SOS Children's Village Zárate

On the outskirts of Lima, happy childhoods are rare. Tens of thousands of young children live in crippling poverty and their basic child rights are being trampled on. The socioeconomic conditions that many of them face seriously endanger their healthy physical and mental development.
Toddlers are now in good hands while their mum is at work. (photo: SOS archives)
Toddlers are now in good hands while their mum is at work. (photo: SOS archives)

Peru remains a country of extreme contrasts, especially in the capital. While a small proportion of limeños belong to the wealthy upper class, the bulk of Lima's population is struggling to survive in the shantytowns. Although the situation has improved over recent years, nearly 60 per cent of Peru's children continue to live in poverty.

For decades, people from rural areas have migrated to Lima in search of work, creating settlements on the hills surrounding the city. These shantytowns often have no electricity, access to drinking water, let alone decent housing infrastructure. Millions of children are deprived of a loving, affectionate family environment. A high number of them have lost parental care and many more are at risk of losing it.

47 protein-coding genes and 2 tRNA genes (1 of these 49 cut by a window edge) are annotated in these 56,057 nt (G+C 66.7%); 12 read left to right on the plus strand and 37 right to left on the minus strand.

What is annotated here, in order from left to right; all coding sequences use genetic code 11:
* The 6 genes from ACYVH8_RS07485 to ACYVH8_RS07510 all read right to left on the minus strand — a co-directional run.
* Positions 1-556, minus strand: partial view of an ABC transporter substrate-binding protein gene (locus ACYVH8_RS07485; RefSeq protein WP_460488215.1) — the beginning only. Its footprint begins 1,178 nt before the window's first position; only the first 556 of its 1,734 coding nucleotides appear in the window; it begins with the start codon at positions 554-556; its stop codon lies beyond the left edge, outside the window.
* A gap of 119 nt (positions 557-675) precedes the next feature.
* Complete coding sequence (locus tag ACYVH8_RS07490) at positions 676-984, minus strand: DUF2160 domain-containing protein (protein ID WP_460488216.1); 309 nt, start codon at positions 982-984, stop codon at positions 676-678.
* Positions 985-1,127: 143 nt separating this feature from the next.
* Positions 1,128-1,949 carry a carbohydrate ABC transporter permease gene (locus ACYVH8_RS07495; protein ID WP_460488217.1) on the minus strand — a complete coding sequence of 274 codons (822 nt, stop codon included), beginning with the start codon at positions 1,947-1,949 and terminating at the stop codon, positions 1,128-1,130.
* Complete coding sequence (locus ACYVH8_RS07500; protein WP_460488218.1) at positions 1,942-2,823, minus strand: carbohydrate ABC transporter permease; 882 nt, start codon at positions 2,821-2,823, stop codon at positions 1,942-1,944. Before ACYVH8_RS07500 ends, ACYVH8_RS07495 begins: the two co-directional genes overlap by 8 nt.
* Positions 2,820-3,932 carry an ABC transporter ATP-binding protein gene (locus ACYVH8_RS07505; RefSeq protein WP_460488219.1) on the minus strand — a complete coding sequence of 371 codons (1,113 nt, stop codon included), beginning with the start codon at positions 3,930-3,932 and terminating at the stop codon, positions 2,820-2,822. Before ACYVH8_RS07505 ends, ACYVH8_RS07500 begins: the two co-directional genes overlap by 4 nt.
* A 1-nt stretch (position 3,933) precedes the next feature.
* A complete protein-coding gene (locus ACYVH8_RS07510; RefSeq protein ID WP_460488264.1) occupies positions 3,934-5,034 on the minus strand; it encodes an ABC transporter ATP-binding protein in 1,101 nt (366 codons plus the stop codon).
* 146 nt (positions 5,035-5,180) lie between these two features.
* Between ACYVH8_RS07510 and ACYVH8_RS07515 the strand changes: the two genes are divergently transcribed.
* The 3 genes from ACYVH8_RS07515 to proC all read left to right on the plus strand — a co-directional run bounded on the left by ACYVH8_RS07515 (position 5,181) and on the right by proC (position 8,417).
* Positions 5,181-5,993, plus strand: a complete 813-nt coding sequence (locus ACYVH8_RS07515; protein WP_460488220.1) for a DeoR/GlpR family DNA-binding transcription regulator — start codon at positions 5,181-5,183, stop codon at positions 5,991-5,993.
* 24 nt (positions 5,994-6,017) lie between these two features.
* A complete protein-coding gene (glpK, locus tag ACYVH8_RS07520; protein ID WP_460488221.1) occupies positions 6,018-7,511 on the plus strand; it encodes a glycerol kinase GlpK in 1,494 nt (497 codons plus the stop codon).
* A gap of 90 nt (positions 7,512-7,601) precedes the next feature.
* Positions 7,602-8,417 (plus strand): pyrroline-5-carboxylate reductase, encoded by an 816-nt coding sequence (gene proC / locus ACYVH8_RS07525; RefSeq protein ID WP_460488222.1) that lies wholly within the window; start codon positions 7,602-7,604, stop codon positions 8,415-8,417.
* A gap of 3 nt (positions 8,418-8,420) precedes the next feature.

Despite the fact that the Peruvian government has introduced a number of programmes to eradicate the worst forms of child labour, it remains a serious problem. All over the city, children can be seen washing car windshields at traffic lights, shining shoes or selling merchandise.

Children simply aren’t a priority at any level of government; rather, it is a commonly held view that children are merely small adults. Child labour is often viewed not only as economically necessary but also as socially acceptable. It is therefore necessary to provide support and education to parents and children in order to change fundamental attitudes concerning child rights.